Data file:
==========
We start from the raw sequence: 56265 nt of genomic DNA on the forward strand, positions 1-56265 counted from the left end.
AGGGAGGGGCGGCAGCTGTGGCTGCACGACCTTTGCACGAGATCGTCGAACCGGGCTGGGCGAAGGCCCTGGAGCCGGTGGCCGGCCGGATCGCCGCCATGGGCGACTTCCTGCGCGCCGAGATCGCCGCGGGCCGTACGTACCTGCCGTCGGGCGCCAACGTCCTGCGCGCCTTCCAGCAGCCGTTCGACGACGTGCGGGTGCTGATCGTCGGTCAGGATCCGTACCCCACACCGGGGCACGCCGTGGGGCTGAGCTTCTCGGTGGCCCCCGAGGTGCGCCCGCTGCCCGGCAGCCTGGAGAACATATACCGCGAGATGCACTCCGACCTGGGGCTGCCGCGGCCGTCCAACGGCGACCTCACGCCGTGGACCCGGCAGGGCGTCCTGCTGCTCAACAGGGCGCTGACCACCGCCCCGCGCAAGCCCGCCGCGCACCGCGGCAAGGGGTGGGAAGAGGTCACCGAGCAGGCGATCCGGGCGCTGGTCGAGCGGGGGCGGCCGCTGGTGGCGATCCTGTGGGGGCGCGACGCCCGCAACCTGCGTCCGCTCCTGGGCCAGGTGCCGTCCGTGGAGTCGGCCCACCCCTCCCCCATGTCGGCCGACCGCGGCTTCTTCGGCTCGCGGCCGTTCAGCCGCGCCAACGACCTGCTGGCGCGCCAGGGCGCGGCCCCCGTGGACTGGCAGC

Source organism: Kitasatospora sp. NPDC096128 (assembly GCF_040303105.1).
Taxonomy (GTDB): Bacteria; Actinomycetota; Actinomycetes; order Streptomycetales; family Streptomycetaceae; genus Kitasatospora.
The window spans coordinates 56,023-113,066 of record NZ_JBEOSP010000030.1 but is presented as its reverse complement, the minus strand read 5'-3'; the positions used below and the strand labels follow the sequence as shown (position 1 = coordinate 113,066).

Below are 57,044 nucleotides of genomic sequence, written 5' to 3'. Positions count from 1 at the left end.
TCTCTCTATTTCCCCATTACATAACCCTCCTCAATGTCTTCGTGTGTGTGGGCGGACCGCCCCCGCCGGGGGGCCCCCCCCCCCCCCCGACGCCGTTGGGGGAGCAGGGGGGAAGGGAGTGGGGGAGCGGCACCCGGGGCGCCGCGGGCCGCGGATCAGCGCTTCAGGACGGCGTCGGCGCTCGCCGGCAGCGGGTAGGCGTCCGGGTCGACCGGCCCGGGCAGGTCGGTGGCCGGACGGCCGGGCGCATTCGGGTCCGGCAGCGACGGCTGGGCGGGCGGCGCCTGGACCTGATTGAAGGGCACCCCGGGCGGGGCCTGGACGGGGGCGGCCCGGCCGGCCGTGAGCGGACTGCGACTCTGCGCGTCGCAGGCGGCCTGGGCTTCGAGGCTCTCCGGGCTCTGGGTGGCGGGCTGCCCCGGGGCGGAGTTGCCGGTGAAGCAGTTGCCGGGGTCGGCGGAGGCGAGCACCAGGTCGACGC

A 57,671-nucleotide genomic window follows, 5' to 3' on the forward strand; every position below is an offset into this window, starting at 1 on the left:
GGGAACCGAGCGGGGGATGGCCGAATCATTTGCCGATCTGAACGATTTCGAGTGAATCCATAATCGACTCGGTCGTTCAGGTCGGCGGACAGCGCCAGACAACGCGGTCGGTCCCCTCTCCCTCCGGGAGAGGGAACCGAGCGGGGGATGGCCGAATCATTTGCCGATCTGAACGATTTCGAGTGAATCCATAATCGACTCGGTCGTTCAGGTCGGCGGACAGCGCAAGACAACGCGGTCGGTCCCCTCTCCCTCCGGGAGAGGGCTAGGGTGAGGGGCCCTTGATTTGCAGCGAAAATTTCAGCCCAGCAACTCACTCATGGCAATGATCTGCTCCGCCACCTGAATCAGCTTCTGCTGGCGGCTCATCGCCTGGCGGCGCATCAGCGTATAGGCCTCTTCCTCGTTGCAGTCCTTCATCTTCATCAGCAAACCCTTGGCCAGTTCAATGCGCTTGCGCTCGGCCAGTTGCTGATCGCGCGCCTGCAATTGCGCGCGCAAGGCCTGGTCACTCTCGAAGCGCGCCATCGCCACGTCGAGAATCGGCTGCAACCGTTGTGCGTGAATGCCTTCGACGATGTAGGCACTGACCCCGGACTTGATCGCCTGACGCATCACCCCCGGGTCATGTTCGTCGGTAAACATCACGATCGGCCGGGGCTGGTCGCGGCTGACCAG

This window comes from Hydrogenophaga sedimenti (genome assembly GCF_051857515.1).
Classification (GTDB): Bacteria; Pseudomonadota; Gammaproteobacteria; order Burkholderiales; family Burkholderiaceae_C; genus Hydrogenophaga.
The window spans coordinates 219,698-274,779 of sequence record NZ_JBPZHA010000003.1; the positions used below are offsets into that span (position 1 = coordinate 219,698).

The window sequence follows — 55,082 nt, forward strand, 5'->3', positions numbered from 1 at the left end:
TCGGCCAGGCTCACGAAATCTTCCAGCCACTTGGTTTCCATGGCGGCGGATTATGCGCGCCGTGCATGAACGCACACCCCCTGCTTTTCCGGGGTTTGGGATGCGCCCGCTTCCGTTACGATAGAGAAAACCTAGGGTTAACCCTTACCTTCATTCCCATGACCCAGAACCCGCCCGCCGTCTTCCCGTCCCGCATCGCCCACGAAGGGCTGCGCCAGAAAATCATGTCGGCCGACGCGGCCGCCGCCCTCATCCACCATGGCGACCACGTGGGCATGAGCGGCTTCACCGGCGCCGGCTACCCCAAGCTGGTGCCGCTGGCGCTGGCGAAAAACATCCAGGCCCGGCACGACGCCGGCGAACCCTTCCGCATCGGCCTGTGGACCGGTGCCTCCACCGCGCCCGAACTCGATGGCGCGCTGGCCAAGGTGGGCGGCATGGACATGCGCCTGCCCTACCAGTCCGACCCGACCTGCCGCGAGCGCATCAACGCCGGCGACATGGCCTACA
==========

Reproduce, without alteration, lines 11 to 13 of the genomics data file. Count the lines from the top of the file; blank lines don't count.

Classification (GTDB): Bacteria; Pseudomonadota; Gammaproteobacteria; order Burkholderiales; family Burkholderiaceae_C; genus Hydrogenophaga.
The window spans coordinates 219,698-274,779 of sequence record NZ_JBPZHA010000003.1; the positions used below are offsets into that span (position 1 = coordinate 219,698).

The window sequence follows — 55,082 nt, forward strand, 5'->3', positions numbered from 1 at the left end: